To a gardener, December's fallen leaves and pine needles are just like manna. Each leaf and needle contains a larder of organic matter--absolutely the best material for loosening clay or improving the water- and nutrient-holding capacity of sand. Organic matter feeds legions of plants, earthworms, and micro-organisms.
Rake your leaves and pine needles into long, shallow rows about 6 inches deep. Then set your lawnmower on its highest setting and run over the pile, making enough passes to completely chop it up. The first time you run over the leaves, you'll invariably miss some which won't be chopped. So rake them all into a pile again, and run over them once more. You'll be amazed at how small that big pile of leaves becomes.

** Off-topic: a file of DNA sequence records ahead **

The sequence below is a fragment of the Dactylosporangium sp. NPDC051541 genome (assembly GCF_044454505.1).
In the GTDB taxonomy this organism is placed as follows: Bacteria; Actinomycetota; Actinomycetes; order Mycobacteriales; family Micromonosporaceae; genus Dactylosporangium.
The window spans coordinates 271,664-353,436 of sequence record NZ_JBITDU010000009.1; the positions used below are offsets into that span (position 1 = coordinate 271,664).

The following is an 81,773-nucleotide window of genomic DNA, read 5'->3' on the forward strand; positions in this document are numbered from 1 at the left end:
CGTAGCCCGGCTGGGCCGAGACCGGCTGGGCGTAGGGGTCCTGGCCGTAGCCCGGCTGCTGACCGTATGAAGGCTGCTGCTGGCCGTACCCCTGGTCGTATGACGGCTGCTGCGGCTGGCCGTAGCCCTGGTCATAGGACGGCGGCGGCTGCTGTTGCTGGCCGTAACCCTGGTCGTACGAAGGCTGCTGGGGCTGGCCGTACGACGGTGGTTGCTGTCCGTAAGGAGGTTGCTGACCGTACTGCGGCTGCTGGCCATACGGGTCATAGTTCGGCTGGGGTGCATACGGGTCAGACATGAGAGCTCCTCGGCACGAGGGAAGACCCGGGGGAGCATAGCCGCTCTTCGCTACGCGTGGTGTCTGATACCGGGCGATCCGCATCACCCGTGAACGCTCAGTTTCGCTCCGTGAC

Carefully gather that finely shredded material--it's garden gold. Take it to your flowerbed, shrub border, or vegetable garden, and spread a 2-inch-thick layer over the soil surface and around any existing plants. The shredded leaves make excellent, attractive mulch--they stay in place and don't wash or blow away. Even more important, as the leaves slowly decompose, they add vital organic matter to the soil, improving its ability to support abundant life. Do this every fall, and before long, you'll have the richest soil on the block. And you won't have paid a dime.
At our new house we don't have to rake leaves yet, but hopefully in years to come this will be the way I mulch my flowers and shrubs.